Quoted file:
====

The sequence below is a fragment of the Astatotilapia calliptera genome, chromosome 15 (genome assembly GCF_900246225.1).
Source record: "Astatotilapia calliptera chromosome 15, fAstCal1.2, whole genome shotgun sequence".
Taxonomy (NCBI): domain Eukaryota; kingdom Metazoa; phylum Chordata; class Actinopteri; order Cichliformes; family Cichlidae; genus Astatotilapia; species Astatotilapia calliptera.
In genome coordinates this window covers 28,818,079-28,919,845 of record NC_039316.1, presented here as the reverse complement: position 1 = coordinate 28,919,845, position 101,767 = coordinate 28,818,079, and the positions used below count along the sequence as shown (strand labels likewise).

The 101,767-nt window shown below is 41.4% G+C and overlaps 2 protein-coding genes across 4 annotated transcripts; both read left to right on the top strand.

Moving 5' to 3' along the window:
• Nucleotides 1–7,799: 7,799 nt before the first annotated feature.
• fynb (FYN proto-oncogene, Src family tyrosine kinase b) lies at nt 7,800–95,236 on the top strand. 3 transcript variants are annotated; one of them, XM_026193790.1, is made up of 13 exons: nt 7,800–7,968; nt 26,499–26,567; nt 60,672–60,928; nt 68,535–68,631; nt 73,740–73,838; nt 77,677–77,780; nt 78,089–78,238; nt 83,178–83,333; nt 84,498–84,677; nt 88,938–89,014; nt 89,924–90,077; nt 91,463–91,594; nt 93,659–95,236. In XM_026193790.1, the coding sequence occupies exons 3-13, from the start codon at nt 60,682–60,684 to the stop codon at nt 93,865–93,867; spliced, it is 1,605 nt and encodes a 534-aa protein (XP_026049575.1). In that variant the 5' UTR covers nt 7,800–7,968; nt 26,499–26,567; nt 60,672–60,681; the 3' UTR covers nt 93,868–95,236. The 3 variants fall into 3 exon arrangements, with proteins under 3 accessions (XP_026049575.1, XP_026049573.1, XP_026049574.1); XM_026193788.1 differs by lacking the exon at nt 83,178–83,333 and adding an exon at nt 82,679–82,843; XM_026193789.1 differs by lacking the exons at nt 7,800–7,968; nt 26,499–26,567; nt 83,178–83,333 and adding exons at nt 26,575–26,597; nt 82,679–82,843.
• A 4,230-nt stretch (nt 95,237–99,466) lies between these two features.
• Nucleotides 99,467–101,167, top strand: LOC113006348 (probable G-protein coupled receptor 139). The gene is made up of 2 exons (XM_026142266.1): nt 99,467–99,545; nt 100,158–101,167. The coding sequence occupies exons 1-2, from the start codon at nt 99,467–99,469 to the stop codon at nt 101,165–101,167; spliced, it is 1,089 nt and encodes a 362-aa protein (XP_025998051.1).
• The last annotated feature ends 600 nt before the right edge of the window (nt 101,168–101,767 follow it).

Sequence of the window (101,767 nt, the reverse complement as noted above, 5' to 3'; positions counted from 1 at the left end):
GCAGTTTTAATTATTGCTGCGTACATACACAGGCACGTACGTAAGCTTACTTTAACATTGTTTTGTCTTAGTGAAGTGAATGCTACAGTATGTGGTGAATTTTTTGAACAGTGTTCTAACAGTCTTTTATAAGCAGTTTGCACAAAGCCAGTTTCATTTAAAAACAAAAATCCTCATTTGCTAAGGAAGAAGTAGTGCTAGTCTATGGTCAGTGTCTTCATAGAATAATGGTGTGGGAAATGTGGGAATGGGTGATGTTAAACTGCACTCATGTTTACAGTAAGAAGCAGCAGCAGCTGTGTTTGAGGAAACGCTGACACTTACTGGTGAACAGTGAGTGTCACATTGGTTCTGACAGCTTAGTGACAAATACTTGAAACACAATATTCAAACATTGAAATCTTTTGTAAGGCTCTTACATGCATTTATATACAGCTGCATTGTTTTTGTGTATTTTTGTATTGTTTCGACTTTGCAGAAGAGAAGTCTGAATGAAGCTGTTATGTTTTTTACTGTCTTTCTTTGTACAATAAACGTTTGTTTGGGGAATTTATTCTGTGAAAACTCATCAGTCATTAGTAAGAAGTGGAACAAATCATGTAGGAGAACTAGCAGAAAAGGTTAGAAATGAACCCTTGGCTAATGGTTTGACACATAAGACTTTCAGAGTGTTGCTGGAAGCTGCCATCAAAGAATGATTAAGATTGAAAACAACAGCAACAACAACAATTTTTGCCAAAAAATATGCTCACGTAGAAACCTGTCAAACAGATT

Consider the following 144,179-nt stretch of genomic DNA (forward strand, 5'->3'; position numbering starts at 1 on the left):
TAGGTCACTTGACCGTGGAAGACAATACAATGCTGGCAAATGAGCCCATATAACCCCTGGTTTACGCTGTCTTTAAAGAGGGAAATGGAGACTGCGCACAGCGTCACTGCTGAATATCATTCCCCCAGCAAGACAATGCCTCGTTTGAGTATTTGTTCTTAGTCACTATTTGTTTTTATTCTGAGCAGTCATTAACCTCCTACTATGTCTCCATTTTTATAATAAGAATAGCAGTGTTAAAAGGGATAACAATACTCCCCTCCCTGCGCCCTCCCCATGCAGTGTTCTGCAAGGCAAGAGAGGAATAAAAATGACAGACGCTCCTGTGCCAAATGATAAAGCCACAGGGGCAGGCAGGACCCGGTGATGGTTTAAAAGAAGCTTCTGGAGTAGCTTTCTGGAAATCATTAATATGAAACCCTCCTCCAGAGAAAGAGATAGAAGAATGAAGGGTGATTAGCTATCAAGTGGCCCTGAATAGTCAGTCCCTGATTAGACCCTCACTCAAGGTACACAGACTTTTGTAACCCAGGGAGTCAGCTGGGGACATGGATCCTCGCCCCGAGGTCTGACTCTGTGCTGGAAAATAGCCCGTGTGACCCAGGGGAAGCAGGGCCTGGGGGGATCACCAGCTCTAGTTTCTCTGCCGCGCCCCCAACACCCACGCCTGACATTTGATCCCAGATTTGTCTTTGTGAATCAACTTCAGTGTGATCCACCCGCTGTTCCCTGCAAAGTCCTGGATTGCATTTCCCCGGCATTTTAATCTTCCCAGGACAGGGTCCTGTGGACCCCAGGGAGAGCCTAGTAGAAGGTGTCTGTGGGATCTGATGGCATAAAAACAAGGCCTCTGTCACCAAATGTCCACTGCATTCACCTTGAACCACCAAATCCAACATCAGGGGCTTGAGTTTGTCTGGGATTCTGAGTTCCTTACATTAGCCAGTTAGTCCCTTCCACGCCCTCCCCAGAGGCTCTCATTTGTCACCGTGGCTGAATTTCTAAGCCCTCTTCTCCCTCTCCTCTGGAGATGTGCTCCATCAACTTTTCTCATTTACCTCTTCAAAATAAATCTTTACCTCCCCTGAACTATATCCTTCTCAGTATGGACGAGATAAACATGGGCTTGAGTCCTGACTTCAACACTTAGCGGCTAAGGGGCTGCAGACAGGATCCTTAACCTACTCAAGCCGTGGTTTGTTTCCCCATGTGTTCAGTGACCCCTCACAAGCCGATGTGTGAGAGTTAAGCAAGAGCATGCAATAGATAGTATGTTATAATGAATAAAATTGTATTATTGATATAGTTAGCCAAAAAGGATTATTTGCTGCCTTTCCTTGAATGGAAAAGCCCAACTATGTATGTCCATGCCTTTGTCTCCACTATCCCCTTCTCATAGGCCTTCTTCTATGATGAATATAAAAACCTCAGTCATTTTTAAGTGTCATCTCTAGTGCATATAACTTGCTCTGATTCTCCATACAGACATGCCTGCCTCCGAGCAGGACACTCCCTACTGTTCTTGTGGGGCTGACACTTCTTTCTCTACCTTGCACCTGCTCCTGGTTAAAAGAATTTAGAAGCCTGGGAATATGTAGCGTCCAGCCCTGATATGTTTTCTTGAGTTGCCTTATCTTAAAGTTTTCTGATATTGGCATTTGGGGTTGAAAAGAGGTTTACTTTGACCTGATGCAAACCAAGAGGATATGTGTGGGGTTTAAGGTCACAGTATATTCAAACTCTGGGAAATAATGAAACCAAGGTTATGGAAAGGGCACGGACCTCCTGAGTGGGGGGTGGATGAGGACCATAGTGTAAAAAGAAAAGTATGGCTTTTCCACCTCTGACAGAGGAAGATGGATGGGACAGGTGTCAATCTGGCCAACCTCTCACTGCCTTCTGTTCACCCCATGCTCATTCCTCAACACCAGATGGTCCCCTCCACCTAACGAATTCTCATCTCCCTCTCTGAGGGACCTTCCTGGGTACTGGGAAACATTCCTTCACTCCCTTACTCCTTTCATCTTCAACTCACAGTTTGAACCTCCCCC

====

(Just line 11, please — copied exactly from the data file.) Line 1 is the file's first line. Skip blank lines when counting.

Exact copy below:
• The last annotated feature ends 600 nt before the right edge of the window (nt 101,168–101,767 follow it).